Thurgood v. Uzelac
On September 24, 2015 I posted on the fairly recent Utah Supreme Court case of Jones v. Jones, 2015 UT 84, which further clarifies what rights grandparents may have to seek court ordered visitation rights with their grandchild.
As a background matter, fifteen years ago the United States Supreme Court case of Troxel v. Granville 530 U.S. 57 (2000), limited grandparents’ visitation rights by striking down a Washington state statute that was overly broad. The Supreme Court upheld parents’ fundamental rights to direct the upbringing and care of their children. Troxel, however, did not articulate the specific standard courts should use in determining the constitutionality of grandparents’ visitation statutes going forward. This left some amount of guesswork for state legislatures and courts in complying with the decision.
Following this case, Utah modified its grandparents’ visitation statute to provide that a parent’s decision with respect to grandparent’s visitation is presumed to be in the child’s best interest, unless this decision can be rebutted by certain statutory factors.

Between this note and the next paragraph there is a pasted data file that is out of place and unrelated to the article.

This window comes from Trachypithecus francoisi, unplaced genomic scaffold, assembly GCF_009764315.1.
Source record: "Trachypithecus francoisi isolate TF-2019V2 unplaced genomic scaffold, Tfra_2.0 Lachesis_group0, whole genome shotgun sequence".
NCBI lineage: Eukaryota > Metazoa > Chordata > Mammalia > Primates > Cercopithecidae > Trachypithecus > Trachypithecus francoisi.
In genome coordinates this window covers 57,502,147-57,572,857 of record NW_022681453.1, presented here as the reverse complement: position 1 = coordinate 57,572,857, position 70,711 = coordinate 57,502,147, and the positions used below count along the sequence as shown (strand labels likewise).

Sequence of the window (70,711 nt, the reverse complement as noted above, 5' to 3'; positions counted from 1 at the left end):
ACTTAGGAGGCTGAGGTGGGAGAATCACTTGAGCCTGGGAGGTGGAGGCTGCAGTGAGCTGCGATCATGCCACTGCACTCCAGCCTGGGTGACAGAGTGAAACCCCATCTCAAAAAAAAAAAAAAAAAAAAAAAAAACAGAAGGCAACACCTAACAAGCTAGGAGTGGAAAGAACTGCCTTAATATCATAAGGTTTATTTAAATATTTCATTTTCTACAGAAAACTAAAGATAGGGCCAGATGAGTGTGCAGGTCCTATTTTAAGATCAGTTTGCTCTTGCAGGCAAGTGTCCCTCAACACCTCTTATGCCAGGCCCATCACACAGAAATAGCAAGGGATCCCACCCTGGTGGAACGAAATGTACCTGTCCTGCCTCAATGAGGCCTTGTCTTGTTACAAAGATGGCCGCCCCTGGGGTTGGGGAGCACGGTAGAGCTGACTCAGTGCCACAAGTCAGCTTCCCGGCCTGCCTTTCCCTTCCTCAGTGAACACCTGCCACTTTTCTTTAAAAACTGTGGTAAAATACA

These statutory factors that a grandparent needed to prove were found at Utah Code Section 30-5-2 as follows:
(a) the petitioner is a fit and proper person to have visitation with the grandchild;
(b) visitation with the grandchild has been denied or unreasonably limited;
(c) the parent is unfit or incompetent;
(d) the petitioner has acted as the grandchild’s custodian or caregiver, or otherwise has had a substantial relationship with the grandchild, and the loss or cessation of that relationship is likely to cause harm to the grandchild;
(e) the petitioner’s child, who is a parent of the grandchild, has died, or has become a noncustodial parent through divorce or legal separation;
(f) the petitioner’s child, who is a parent of the grandchild, has been missing for an extended period of time; or
(g) visitation is in the best interest of the grandchild.
Subsequently, the Utah Court of Appeals case of Jones v. Jones, UT App 174, overruled a trial court’s order for grandparents visitation rights, holding that as to that particular parent, Utah’s statute was not narrowly tailored to serve a compelling government interest.
This gave a little more clarity on the standard of scrutiny courts should apply in grandparents’ visitation cases. However, it still left some ambiguity because the Court’s ruling was that the statue was unconstitutional as applied to that particular parent.